"Look at that very dark shadow from the spruce there, Ranald," she cried, pointing to a deep, black turn in the road. For answer there came from behind them the long, mournful hunting-cry of the wolf. He was on their track. Immediately it was answered by a chorus of howls from the bush on the swamp side, but still far away. There was no need of command; the pony sprang forward with a snort and the colt followed, and after a few minutes' running, passed her.

"Whow-oo-oo-oo-ow" rose the long cry of the pursuer, summoning help, and drawing nearer.

"Wow-ee-wow," came the shorter, sharper answer from the swamp, but much nearer than before and more in front. They were trying to head off their prey.

Ranald tugged at his colt till he got him back with the pony.

"It is a good road," he said, quietly; "you can let the pony go. I will follow you." He swung in behind the pony, who was now running for dear life and snorting with terror at every jump.

"God preserve us!" said Ranald to himself. He had caught sight of a dark form as it darted through the gleam of light in front.

"What did you say, Ranald?" The voice was quiet and clear.

"It is a great pony to run whatever," said Ranald, ashamed of himself.

"Is she not?"

Ranald glanced over his shoulder. Down the road, running with silent, awful swiftness, he saw the long, low body of the leading wolf flashing through the bars of moonlight across the road, and the pack following hard.

"Let her go, Mrs. Murray," cried Ranald. "Whip her and never stop." But there was no need; the pony was wild with fear, and was doing her best running.

Ranald meantime was gradually holding in the colt, and the pony drew away rapidly. But as rapidly the wolves were closing in behind him. They were not more than a hundred yards away, and gaining every second. Ranald, remembering the suspicious nature of the brutes, loosened his coat and dropped it on the road; with a chorus of yelps they paused, then threw themselves upon it, and in another minute took up the chase.

But now the clearing was in sight. The pony was far ahead, and Ranald shook out his colt with a yell. He was none too soon, for the pursuing pack, now uttering short, shrill yelps, were close at the colt's heels. Lizette, fleet as the wind, could not shake them off. Closer and ever closer they came, snapping and snarling. Ranald could see them over his shoulder. A hundred yards more and he would reach his own back lane. The leader of the pack seemed to feel that his chances were slipping swiftly away. With a spurt he gained upon Lizette, reached the saddle-girths, gathered himself in two short jumps, and sprang for the colt's throat. Instinctively Ranald stood up in his stirrups, and kicking his foot free, caught the wolf under the jaw. The brute fell with a howl under the colt's feet, and next moment they were in the lane and safe.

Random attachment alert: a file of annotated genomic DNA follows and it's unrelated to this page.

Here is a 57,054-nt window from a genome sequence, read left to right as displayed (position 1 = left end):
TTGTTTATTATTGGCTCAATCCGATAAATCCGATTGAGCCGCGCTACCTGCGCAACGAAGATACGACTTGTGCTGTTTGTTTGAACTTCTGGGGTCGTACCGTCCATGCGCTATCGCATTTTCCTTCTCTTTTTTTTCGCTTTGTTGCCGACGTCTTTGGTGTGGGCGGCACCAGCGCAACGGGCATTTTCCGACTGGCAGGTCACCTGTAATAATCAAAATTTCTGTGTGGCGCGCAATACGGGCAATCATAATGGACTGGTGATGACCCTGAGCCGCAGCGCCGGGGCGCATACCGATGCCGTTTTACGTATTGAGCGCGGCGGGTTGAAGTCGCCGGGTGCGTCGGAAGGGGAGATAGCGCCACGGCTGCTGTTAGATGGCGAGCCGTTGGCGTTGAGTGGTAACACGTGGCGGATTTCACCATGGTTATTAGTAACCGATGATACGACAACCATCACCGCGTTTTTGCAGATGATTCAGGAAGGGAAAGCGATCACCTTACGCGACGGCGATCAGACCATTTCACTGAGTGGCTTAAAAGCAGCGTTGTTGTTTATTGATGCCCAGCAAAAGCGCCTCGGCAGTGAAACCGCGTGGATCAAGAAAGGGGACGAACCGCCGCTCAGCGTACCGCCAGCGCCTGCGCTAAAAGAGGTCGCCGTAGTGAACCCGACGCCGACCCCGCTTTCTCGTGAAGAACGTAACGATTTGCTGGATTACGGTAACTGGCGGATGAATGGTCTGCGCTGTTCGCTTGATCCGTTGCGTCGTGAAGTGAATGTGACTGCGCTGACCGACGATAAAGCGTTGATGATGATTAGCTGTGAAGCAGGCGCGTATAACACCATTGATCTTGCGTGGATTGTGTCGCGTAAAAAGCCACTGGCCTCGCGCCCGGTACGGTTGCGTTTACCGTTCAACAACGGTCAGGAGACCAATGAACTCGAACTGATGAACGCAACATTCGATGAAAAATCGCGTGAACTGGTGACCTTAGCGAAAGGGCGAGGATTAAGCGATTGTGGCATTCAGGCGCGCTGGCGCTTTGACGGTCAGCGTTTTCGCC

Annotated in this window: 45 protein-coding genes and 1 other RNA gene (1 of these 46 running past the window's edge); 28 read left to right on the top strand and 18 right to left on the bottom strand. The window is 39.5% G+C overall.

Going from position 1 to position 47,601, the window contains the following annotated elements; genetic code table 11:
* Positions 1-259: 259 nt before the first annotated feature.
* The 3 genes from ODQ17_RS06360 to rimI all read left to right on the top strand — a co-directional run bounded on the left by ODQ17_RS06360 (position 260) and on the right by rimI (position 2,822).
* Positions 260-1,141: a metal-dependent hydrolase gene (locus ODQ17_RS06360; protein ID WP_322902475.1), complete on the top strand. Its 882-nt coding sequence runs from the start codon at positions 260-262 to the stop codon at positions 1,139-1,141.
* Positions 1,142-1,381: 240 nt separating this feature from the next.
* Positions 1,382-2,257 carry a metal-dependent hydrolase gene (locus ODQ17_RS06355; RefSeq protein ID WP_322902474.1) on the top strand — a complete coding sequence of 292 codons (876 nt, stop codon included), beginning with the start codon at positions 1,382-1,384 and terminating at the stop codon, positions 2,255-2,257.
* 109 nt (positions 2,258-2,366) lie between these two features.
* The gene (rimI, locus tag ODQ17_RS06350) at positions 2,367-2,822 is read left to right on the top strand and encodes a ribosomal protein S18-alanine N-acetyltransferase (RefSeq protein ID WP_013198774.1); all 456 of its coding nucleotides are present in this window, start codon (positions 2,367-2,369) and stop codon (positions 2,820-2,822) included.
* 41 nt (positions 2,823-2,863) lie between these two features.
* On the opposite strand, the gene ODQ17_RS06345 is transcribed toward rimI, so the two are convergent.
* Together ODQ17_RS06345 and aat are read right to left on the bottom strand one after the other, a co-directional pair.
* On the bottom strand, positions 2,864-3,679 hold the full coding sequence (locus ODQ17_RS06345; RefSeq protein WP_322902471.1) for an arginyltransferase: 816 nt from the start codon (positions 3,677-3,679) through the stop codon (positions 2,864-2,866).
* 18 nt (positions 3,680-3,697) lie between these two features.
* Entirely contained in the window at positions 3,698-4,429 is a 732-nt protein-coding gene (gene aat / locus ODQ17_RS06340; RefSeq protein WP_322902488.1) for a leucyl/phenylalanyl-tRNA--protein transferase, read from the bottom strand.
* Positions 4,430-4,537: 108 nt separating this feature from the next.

The savage brutes, discouraged by their leader's fall, slowed down their fierce pursuit, and hearing the deep bay of the Macdonalds' great deerhound, Bugle, up at the house, they paused, sniffed the air a few minutes, then turned and swiftly and silently slid into the dark shadows. Ranald, knowing that they would hardly dare enter the lane, checked the colt, and wheeling, watched them disappear.

"I'll have some of your hides some day," he cried, shaking his fist after them. He hated to be made to run.

He had hardly set the colt's face homeward when he heard something tearing down the lane to meet him. The colt snorted, swerved, and then dropping his ears, stood still. It was Bugle, and after him came Mrs. Murray on the pony.

"Oh, Ranald!" she panted, "thank God you are safe. I was afraid you--you--" Her voice broke in sobs. Her hood had fallen back from her white face, and her eyes were shining like two stars. She laid her hand on Ranald's arm, and her voice grew steady as she said: "Thank God, my boy, and thank you with all my heart. You risked your life for mine. You are a brave fellow! I can never forget this!"

"Oh, pshaw!" said Ranald, awkwardly. "You are better stuff than I am. You came back with Bugle. And I knew Liz could beat the pony whatever." Then they walked their horses quietly to the stable, and nothing more was said by either of them; but from that hour Ranald had a friend ready to offer life for him, though he did not know it then nor till years afterward.